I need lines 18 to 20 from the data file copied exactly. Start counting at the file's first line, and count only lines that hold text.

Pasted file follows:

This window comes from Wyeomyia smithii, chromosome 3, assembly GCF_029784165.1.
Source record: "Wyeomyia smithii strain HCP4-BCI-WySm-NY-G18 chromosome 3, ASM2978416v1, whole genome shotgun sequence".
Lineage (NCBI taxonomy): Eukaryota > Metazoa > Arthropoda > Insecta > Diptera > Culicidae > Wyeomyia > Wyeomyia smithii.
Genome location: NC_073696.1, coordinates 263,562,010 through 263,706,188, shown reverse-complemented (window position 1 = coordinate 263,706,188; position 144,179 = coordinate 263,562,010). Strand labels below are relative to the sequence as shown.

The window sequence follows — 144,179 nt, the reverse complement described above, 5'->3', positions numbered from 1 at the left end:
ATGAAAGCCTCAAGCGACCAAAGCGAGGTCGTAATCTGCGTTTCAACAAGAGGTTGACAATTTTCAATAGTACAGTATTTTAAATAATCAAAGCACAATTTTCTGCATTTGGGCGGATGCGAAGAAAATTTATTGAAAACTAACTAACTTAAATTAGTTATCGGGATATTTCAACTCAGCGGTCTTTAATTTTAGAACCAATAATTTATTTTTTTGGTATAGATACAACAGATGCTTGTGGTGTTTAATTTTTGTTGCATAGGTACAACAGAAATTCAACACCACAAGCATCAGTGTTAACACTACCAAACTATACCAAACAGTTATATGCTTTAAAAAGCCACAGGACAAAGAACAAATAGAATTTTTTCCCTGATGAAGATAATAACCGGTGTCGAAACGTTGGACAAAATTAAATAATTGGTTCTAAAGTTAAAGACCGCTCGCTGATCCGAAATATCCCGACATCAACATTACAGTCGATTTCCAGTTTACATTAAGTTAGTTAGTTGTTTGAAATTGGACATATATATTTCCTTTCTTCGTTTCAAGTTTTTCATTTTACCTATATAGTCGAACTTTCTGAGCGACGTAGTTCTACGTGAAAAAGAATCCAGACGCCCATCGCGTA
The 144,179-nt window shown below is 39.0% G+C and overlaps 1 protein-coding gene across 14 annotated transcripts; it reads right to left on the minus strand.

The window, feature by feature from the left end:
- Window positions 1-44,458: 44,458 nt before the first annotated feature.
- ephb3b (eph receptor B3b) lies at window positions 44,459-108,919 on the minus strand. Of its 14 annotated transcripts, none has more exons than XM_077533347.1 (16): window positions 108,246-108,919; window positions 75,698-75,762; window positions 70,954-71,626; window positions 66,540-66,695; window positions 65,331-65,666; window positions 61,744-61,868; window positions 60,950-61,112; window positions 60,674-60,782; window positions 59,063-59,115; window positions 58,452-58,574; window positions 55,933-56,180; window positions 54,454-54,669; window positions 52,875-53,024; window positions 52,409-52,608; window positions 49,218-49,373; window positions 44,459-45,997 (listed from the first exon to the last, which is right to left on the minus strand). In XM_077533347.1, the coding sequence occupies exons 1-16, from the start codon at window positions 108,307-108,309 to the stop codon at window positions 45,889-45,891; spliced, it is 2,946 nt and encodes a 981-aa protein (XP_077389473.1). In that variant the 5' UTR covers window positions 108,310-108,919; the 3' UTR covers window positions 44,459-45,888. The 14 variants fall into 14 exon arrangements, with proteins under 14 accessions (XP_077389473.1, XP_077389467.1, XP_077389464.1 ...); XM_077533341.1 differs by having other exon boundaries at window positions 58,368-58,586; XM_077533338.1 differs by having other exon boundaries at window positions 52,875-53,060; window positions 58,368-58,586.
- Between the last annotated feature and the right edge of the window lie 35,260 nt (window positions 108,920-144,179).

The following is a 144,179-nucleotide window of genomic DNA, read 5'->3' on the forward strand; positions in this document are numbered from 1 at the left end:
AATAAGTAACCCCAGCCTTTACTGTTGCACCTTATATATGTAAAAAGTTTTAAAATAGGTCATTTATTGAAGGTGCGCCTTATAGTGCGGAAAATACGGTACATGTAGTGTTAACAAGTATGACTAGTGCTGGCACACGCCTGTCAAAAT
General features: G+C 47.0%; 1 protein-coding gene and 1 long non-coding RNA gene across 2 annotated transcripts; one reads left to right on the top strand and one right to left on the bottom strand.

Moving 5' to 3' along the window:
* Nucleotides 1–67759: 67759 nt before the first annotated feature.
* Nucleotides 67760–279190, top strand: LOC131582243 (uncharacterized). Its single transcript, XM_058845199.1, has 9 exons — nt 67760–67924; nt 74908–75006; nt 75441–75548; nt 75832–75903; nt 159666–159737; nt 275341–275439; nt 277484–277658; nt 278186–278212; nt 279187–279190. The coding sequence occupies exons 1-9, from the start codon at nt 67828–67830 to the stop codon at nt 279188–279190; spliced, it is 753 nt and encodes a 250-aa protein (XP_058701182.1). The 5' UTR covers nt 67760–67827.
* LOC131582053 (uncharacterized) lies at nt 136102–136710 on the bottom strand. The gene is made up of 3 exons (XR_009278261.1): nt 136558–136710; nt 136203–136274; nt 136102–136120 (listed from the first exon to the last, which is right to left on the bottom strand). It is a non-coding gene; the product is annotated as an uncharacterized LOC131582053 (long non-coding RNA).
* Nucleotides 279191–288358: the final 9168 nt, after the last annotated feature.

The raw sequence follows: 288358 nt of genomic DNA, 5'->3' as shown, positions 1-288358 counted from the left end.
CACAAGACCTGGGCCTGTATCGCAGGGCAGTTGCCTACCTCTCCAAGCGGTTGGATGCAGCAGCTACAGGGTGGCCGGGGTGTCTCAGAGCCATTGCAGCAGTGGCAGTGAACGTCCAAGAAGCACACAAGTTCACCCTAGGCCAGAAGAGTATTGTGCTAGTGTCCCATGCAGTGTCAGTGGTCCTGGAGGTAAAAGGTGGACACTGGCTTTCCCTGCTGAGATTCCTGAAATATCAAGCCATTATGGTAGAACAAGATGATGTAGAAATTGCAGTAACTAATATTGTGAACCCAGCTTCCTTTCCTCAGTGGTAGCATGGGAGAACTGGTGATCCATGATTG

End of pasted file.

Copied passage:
* LOC131582053 (uncharacterized) lies at nt 136102–136710 on the bottom strand. The gene is made up of 3 exons (XR_009278261.1): nt 136558–136710; nt 136203–136274; nt 136102–136120 (listed from the first exon to the last, which is right to left on the bottom strand). It is a non-coding gene; the product is annotated as an uncharacterized LOC131582053 (long non-coding RNA).
* Nucleotides 279191–288358: the final 9168 nt, after the last annotated feature.

The raw sequence follows: 288358 nt of genomic DNA, 5'->3' as shown, positions 1-288358 counted from the left end.